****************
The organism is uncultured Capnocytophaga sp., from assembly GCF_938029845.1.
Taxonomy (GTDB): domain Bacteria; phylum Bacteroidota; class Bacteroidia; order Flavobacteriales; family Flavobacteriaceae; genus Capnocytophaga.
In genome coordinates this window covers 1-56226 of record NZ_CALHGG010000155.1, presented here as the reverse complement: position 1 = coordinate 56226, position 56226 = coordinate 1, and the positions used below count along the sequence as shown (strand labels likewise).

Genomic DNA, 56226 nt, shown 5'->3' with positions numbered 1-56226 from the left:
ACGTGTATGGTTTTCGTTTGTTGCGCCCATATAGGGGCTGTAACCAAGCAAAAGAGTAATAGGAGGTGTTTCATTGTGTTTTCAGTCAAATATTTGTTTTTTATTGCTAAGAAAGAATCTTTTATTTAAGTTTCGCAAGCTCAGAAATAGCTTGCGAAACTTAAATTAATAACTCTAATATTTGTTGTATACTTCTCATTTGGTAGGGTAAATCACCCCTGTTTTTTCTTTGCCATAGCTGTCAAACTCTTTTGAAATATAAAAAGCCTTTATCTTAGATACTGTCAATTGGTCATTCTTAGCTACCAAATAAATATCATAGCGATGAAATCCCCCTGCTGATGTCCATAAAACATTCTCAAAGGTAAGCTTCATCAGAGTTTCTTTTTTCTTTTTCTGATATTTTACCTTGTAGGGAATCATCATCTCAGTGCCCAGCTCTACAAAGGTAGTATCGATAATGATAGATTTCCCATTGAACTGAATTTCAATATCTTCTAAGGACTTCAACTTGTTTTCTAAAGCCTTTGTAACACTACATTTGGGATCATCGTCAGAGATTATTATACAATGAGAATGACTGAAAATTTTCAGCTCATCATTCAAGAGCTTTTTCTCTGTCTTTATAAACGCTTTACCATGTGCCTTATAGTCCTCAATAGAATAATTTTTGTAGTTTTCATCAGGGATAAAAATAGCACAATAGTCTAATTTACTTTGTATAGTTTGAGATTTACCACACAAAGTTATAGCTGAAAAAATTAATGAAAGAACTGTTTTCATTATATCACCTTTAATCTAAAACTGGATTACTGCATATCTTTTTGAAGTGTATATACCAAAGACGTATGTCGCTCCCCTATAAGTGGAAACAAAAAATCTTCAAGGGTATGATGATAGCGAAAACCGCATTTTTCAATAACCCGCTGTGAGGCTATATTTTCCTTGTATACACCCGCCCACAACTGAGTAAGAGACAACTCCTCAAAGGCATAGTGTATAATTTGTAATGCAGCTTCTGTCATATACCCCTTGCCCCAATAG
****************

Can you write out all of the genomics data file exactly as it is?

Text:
The organism is uncultured Capnocytophaga sp., from assembly GCF_938029845.1.
Taxonomy (GTDB): domain Bacteria; phylum Bacteroidota; class Bacteroidia; order Flavobacteriales; family Flavobacteriaceae; genus Capnocytophaga.
In genome coordinates this window covers 1-56226 of record NZ_CALHGG010000155.1, presented here as the reverse complement: position 1 = coordinate 56226, position 56226 = coordinate 1, and the positions used below count along the sequence as shown (strand labels likewise).

Genomic DNA, 56226 nt, shown 5'->3' with positions numbered 1-56226 from the left:
ACGTGTATGGTTTTCGTTTGTTGCGCCCATATAGGGGCTGTAACCAAGCAAAAGAGTAATAGGAGGTGTTTCATTGTGTTTTCAGTCAAATATTTGTTTTTTATTGCTAAGAAAGAATCTTTTATTTAAGTTTCGCAAGCTCAGAAATAGCTTGCGAAACTTAAATTAATAACTCTAATATTTGTTGTATACTTCTCATTTGGTAGGGTAAATCACCCCTGTTTTTTCTTTGCCATAGCTGTCAAACTCTTTTGAAATATAAAAAGCCTTTATCTTAGATACTGTCAATTGGTCATTCTTAGCTACCAAATAAATATCATAGCGATGAAATCCCCCTGCTGATGTCCATAAAACATTCTCAAAGGTAAGCTTCATCAGAGTTTCTTTTTTCTTTTTCTGATATTTTACCTTGTAGGGAATCATCATCTCAGTGCCCAGCTCTACAAAGGTAGTATCGATAATGATAGATTTCCCATTGAACTGAATTTCAATATCTTCTAAGGACTTCAACTTGTTTTCTAAAGCCTTTGTAACACTACATTTGGGATCATCGTCAGAGATTATTATACAATGAGAATGACTGAAAATTTTCAGCTCATCATTCAAGAGCTTTTTCTCTGTCTTTATAAACGCTTTACCATGTGCCTTATAGTCCTCAATAGAATAATTTTTGTAGTTTTCATCAGGGATAAAAATAGCACAATAGTCTAATTTACTTTGTATAGTTTGAGATTTACCACACAAAGTTATAGCTGAAAAAATTAATGAAAGAACTGTTTTCATTATATCACCTTTAATCTAAAACTGGATTACTGCATATCTTTTTGAAGTGTATATACCAAAGACGTATGTCGCTCCCCTATAAGTGGAAACAAAAAATCTTCAAGGGTATGATGATAGCGAAAACCGCATTTTTCAATAACCCGCTGTGAGGCTATATTTTCCTTGTATACACCCGCCCACAACTGAGTAAGAGACAACTCCTCAAAGGCATAGTGTATAATTTGTAATGCAGCTTCTGTCATATACCCCTTGCCCCAATAG